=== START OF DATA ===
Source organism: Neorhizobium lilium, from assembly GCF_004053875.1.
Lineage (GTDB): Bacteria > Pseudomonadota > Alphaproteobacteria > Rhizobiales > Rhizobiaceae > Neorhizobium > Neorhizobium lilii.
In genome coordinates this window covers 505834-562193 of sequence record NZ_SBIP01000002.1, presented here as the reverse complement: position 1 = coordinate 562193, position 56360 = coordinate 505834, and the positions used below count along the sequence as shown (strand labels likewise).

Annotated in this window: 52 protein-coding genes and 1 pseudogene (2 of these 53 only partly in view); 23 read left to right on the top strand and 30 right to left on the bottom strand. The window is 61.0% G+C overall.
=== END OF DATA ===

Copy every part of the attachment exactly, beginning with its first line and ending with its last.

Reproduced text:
Source organism: Neorhizobium lilium, from assembly GCF_004053875.1.
Lineage (GTDB): Bacteria > Pseudomonadota > Alphaproteobacteria > Rhizobiales > Rhizobiaceae > Neorhizobium > Neorhizobium lilii.
In genome coordinates this window covers 505834-562193 of sequence record NZ_SBIP01000002.1, presented here as the reverse complement: position 1 = coordinate 562193, position 56360 = coordinate 505834, and the positions used below count along the sequence as shown (strand labels likewise).

Annotated in this window: 52 protein-coding genes and 1 pseudogene (2 of these 53 only partly in view); 23 read left to right on the top strand and 30 right to left on the bottom strand. The window is 61.0% G+C overall.